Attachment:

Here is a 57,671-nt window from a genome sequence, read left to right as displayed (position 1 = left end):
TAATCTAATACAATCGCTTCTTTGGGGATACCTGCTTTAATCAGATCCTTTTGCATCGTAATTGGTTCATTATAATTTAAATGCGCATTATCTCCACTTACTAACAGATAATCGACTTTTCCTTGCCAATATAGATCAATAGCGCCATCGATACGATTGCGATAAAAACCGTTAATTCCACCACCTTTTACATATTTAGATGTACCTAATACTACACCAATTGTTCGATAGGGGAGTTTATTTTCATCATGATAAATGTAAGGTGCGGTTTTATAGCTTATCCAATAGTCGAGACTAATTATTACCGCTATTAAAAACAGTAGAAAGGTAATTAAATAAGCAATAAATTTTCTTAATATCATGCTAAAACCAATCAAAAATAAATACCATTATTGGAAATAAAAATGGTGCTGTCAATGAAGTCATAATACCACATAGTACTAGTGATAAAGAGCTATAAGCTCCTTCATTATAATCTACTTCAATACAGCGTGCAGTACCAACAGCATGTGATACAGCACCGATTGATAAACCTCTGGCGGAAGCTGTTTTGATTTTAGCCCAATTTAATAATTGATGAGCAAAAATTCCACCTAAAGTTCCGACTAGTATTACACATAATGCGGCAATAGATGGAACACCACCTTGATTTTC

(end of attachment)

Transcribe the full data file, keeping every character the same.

Here is a 57,671-nt window from a genome sequence, read left to right as displayed (position 1 = left end):
TAATCTAATACAATCGCTTCTTTGGGGATACCTGCTTTAATCAGATCCTTTTGCATCGTAATTGGTTCATTATAATTTAAATGCGCATTATCTCCACTTACTAACAGATAATCGACTTTTCCTTGCCAATATAGATCAATAGCGCCATCGATACGATTGCGATAAAAACCGTTAATTCCACCACCTTTTACATATTTAGATGTACCTAATACTACACCAATTGTTCGATAGGGGAGTTTATTTTCATCATGATAAATGTAAGGTGCGGTTTTATAGCTTATCCAATAGTCGAGACTAATTATTACCGCTATTAAAAACAGTAGAAAGGTAATTAAATAAGCAATAAATTTTCTTAATATCATGCTAAAACCAATCAAAAATAAATACCATTATTGGAAATAAAAATGGTGCTGTCAATGAAGTCATAATACCACATAGTACTAGTGATAAAGAGCTATAAGCTCCTTCATTATAATCTACTTCAATACAGCGTGCAGTACCAACAGCATGTGATACAGCACCGATTGATAAACCTCTGGCGGAAGCTGTTTTGATTTTAGCCCAATTTAATAATTGATGAGCAAAAATTCCACCTAAAGTTCCGACTAGTATTACACATAATGCGGCAATAGATGGAACACCACCTTGATTTTC